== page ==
What was your earliest childhood memory?

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Guitar_Girl
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30 Jul 2010, 6:56 am

Erisad wrote:
I was trying to touch my eyeball when I was two. It hurt. XD


I STILL do that :lmao::lmao:



Erisad
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30 Jul 2010, 8:04 am

Guitar_Girl wrote:
Erisad wrote:
I was trying to touch my eyeball when I was two. It hurt. XD


I STILL do that :lmao::lmao:


Lol! I do that too but only when I'm putting my contacts in. >.>



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30 Jul 2010, 8:19 am

On the avenue, there ain't never a curfew, ladies work so hard.



druidsbird
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31 Jul 2010, 4:24 am

Falling down concrete stairs into the basement. Waking up and not being able to breathe for several seconds, then screaming. Ah, to be a kid again...


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pgd
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31 Jul 2010, 11:07 am

My earliest childhood memory is of the process of having my picture taken outside a box baby crib and I remember the difficulty I had trying to stand up and balance so I used one hand to hang on to the box crib to keep from falling over.

My next memory is (likely) years later of a part of a train ride. I do have a very clear memory of when I started school in kindergarten and the notion that all freedom for a child would end that day.

The box crib and part of a train ride are only seconds in time/moments in time. The day one kindergarten experience is more sustained and intact as a longer memory.

Much of grammar school to me is almost a fragmented memory due to what looked like, retrospectively to be petit mal/absence/whatever but actually turned out to be ADHD Inattentive, central auditory processing disorder (CAPD), and mild dyspraxia.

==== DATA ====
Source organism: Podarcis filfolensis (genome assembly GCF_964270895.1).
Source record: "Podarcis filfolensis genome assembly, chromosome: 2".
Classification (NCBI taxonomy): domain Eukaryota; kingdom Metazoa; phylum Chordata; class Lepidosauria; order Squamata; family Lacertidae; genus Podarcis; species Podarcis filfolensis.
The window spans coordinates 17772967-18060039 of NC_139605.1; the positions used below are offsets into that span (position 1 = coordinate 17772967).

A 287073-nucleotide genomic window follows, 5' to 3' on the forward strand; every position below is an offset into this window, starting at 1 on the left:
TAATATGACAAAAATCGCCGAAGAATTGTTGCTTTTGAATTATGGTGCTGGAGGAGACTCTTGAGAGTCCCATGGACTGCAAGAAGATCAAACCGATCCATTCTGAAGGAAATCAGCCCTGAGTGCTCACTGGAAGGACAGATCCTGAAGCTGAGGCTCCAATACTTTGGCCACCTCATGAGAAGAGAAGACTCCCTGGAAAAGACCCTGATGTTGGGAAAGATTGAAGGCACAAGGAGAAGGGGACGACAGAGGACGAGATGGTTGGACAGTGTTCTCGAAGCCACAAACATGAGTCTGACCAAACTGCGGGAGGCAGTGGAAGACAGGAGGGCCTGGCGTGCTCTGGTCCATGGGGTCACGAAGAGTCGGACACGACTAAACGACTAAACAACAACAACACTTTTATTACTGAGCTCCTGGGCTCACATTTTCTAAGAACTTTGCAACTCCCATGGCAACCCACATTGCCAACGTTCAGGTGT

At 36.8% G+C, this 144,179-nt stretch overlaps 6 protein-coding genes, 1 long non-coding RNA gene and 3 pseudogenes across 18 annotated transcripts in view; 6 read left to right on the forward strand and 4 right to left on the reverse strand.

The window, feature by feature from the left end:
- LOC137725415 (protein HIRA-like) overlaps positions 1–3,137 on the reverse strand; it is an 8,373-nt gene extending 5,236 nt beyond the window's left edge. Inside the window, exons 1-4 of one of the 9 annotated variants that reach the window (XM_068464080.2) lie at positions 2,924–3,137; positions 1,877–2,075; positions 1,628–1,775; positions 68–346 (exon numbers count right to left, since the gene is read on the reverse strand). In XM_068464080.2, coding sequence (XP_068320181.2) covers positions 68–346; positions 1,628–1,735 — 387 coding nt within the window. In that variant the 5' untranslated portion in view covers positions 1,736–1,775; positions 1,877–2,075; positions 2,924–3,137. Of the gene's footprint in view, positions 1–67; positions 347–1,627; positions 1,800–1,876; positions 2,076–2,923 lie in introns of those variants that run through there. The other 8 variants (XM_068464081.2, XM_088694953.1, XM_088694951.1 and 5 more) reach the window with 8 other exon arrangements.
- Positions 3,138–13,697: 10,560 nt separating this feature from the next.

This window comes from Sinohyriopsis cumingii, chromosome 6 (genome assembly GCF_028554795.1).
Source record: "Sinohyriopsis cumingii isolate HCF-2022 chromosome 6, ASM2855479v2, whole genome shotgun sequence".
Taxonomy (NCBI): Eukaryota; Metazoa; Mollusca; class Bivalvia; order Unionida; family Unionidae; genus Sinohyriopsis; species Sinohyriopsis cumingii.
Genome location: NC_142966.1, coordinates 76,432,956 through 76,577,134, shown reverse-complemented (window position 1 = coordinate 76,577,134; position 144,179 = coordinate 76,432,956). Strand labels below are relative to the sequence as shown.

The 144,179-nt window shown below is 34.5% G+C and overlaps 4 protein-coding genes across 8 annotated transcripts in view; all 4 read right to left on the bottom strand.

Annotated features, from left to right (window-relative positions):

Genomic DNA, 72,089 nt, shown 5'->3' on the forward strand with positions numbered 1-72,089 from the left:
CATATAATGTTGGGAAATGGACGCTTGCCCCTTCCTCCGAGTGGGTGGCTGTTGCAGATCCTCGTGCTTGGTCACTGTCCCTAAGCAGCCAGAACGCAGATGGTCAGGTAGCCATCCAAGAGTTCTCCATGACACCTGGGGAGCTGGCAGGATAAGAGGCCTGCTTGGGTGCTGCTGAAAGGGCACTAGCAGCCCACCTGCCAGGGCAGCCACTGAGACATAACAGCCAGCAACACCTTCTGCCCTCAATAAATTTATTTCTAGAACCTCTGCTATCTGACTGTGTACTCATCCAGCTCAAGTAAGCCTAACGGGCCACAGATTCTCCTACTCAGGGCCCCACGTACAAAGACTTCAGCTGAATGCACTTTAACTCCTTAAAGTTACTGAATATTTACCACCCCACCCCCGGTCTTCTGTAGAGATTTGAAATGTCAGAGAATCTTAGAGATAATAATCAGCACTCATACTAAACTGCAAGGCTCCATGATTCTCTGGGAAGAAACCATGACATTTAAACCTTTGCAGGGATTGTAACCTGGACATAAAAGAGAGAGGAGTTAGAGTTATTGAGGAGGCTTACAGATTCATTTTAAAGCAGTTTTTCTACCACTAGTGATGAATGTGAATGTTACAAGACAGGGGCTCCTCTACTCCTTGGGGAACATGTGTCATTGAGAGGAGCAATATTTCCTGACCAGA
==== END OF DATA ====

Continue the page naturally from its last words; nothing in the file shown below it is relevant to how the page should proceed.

I very much can relate to neurological challenges - subtle neurological challenges - involving ideas such as: paying attention, concentration, focus, alertness, sustained attention, memory, inattention, distractibility, short attention span, working memory and so on.



BriannaBee
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31 Jul 2010, 11:46 am

When my friend got stung by a bee at Legoland on the horse ride and we had to go to the nurse's office to get it removed. She also got a lego dog. And another where I was playing ring around the rosie with a few friends. I'm not sure how old I was when those happened. I was four or younger though.



Taupey
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31 Jul 2010, 2:42 pm

My mother taking me to her place of work and all these people crowding all around us talking with my mother and at me and touching me. I started crying.



TallyMan
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31 Jul 2010, 3:50 pm

My earliest memory was being forcibly squeezed from a dark, warm and comfy place into somewhere very cold and bright and some sod holding me up by the ankles and spanking me until I cried! :wink:


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Ferdinand
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31 Jul 2010, 3:54 pm

Making my mother break her ankle.



LiendaBalla
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31 Jul 2010, 3:58 pm